After a hard 12 hour shift yesterday with no silver, and a good 8 hours today, he wasn’t going to give in and was determined to battle on for his prize. At 5pm tonight his dream came true, he managed to land this stunning fish, and what better way to celebrate, than going for a swim 🙈💦

Josh with his first salmon
Josh celebrating his catch

August 22nd

First salmon smiles of the season for today’s guest Bret. What an effort this guy put in today in rising river conditions, he not only managed to land his first salmon of the season, he managed a stunning sea trout. Unfortunately his brother was a bit worse for wear after some birthday celebrations so slept in the car most the day 😂🙌🏻

Bret with his first salmon of the season
A stunning Tyne sea trout

Double migratory firsts 👊🏻💥.

A huge congratulations to my good mates and today’s guests Craig and David on both landing their first ever migratory fish. Here’s both the lads with their stunning Tyne prizes, in which Craig managed to land in only 10 minutes of fishing. David also chipped in with his first-ever sea trout caught later in the day that gave him one hell of a battle.

The smile says it all

August 24th

A silver birthday present on his first-ever days salmon fishing.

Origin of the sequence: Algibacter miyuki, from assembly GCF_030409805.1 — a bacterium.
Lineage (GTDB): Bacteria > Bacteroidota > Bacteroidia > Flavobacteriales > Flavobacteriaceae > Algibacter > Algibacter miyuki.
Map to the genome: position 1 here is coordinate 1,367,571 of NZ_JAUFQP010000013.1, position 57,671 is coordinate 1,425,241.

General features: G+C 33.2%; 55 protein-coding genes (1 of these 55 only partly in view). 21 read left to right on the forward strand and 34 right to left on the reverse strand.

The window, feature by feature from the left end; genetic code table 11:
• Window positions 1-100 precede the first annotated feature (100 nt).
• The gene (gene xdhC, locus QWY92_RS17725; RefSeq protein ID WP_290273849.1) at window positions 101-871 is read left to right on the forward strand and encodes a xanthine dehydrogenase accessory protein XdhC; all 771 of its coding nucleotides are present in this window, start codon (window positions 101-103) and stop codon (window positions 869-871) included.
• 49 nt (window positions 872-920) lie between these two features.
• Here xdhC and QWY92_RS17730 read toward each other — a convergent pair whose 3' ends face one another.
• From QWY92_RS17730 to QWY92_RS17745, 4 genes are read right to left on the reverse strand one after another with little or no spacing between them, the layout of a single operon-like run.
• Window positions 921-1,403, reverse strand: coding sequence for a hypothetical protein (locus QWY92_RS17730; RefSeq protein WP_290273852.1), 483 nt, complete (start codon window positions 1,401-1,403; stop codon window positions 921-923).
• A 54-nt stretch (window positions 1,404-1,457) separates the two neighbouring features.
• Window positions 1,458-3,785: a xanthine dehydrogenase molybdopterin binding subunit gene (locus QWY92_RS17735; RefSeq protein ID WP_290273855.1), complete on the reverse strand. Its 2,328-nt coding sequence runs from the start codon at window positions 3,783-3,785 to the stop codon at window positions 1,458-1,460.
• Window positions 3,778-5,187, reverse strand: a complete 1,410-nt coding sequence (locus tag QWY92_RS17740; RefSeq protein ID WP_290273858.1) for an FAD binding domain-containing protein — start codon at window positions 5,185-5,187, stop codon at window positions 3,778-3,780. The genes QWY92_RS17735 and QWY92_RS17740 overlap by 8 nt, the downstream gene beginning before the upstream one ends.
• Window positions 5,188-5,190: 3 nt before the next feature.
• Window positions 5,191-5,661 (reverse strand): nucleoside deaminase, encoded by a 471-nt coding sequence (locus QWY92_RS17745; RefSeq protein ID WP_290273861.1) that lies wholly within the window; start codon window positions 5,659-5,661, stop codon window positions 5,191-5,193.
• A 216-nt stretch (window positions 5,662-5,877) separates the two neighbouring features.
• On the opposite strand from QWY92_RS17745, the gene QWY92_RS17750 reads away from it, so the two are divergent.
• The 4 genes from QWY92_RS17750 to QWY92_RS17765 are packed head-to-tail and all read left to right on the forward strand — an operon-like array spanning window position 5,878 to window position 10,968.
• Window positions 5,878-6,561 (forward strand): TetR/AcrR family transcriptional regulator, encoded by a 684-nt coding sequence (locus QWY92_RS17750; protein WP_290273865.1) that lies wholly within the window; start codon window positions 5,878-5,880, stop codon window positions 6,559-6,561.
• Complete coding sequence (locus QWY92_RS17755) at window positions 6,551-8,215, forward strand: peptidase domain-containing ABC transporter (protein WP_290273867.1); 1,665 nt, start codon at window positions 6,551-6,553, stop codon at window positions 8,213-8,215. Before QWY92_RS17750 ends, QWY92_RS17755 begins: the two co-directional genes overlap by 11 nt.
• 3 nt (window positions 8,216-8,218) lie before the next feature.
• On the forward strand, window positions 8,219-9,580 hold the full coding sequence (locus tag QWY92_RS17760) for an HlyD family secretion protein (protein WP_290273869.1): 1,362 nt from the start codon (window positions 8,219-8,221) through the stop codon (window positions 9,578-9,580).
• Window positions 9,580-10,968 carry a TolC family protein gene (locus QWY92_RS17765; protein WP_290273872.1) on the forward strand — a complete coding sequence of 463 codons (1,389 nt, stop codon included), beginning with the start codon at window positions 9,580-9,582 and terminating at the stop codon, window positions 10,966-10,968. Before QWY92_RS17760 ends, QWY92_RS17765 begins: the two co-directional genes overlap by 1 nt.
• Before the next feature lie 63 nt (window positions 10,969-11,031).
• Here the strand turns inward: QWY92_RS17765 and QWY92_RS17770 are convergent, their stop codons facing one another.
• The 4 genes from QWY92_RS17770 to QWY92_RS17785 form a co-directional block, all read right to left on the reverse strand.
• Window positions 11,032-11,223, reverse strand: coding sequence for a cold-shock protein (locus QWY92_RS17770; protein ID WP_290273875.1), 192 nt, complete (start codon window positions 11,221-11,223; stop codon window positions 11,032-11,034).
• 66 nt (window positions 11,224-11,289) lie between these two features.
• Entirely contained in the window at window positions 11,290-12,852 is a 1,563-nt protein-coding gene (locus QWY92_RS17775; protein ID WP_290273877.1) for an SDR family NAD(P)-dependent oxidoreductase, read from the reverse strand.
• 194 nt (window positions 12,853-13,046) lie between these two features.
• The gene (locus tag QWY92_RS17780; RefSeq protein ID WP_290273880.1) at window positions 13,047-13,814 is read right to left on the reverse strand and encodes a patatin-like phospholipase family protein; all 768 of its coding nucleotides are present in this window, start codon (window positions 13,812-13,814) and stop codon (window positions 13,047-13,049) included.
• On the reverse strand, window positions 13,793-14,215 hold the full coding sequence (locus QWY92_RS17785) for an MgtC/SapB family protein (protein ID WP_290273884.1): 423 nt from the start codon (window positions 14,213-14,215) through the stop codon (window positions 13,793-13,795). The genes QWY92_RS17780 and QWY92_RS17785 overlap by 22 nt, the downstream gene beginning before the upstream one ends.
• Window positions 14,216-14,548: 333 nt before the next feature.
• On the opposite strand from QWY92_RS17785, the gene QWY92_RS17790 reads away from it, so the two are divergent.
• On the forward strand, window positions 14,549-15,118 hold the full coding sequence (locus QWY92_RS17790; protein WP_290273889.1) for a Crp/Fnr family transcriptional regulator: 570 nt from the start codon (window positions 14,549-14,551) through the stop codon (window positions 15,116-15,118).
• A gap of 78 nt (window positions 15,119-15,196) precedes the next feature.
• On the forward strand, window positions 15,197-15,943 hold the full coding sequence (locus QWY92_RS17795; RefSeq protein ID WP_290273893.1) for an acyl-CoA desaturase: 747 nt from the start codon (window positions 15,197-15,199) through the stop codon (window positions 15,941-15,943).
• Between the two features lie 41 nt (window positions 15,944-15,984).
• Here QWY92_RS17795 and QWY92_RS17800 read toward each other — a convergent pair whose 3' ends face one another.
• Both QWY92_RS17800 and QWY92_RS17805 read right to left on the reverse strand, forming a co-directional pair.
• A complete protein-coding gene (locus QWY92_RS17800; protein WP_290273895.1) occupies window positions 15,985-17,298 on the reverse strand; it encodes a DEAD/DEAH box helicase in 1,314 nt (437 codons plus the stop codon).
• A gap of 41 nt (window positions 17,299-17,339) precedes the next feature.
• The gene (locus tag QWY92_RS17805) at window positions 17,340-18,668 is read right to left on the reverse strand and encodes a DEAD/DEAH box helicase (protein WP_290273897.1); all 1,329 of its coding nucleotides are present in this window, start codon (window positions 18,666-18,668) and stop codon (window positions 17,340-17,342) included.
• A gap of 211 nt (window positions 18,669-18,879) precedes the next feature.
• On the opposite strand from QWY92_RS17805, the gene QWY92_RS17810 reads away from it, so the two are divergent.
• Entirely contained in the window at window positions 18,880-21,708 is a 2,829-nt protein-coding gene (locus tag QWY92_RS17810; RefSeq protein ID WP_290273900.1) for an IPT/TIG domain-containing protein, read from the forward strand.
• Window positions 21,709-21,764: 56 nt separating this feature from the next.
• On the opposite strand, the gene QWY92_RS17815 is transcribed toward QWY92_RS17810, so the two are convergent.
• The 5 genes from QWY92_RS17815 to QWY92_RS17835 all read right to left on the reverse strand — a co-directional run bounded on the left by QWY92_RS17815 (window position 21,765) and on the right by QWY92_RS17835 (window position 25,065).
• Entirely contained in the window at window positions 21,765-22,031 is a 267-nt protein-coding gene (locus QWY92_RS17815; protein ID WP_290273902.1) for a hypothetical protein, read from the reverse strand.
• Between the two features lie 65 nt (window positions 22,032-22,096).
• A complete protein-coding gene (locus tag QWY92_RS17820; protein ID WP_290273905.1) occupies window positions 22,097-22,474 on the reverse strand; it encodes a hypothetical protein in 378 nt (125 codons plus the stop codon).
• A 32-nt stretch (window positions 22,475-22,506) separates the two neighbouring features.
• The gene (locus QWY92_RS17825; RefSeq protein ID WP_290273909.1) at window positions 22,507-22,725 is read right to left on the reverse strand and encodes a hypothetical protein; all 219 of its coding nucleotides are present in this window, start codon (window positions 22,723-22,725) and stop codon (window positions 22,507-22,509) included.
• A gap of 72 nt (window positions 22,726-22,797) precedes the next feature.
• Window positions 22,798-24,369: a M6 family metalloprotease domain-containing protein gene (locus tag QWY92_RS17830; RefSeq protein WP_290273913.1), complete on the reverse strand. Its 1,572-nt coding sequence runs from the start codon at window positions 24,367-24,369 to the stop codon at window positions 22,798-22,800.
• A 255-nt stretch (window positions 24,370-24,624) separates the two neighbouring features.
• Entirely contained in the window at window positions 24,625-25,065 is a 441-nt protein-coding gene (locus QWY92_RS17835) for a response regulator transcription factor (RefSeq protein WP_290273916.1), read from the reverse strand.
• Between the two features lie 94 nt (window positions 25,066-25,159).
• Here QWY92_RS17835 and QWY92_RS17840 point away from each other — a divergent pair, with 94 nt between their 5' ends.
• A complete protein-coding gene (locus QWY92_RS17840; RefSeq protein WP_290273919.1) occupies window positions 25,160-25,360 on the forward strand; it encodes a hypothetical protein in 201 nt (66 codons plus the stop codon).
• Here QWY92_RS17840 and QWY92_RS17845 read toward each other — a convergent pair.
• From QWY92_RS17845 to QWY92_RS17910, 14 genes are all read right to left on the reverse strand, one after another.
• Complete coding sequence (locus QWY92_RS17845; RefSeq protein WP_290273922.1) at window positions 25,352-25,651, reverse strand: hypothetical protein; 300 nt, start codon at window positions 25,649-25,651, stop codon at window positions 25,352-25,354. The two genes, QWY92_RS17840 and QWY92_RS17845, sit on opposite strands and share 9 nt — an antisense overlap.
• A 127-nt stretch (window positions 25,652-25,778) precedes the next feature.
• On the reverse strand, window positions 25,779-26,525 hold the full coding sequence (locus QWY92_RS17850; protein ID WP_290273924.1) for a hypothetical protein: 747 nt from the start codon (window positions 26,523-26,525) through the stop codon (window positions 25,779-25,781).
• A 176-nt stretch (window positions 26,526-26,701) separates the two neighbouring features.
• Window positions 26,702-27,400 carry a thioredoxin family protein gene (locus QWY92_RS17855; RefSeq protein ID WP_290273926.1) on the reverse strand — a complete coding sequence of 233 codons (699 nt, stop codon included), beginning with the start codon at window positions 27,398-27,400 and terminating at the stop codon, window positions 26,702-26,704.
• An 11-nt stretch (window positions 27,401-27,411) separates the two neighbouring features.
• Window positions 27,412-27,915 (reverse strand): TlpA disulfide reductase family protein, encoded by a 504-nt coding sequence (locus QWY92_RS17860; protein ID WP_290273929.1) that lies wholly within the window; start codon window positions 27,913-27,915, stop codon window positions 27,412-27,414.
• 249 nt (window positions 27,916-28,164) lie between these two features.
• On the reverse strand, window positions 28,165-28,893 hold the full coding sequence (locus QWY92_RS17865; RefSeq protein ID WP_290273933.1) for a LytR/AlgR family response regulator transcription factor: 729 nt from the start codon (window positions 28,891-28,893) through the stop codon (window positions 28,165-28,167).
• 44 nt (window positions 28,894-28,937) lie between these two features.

When Aaron and James headed up for their first-ever days salmon fishing with me, I bet they never expected a birthday present like this.

Here’s birthday boy Aaron with both his fish, including his first-ever salmon which turned out to be an absolute beast of a fish, topping the scales at 16lb. He also managed to chip in with a cracking sea tout, thank you again, boys, for putting in such a phenomenal shift.

How about this for a first salmon
Another fiesty Tyne sea trout

August 28th

A huge congratulations to guests and good friends David and John for putting in a monumental 2 days graft! Their resulting hard work gifted David this stunning fly caught hen Fish weighing around 14lb (his first English salmon), unfortunately for John the 2 he hooked managed to do a Houdini and slip the hook, but what a team effort.

Davids first English salmon

Again, I just wanted to say a huge thank you to everyone that came and fished their hearts out with me, you guys should be proud of what you’ve achieved. No doubt il be seeing some of these faces again next year…..

Sometimes in fishing we come across a fly or a lure which totally changes our season and the way we fish, or even think.  It may be by mistake or even by our own hard work, but either way when it happens it’s life changing.

Personally I’m the type of angler who tries to make things happen and I’m always on the hunt for new fly patterns, materials and ideas to test but it’s not always just the future we need to look at, it also pays to look back.  So one evening sitting at the vice and looking for inspiration I decided to look through some old knackered fly boxes that were laying about under the stairs, where the lasting remains of previously used flies live, and while I unfortunately found nothing but bare hooks it got me thinking about a monstrosity of a fly I used to tie when I first started my life sentence of salmon fishing, and some how it used to catch fish.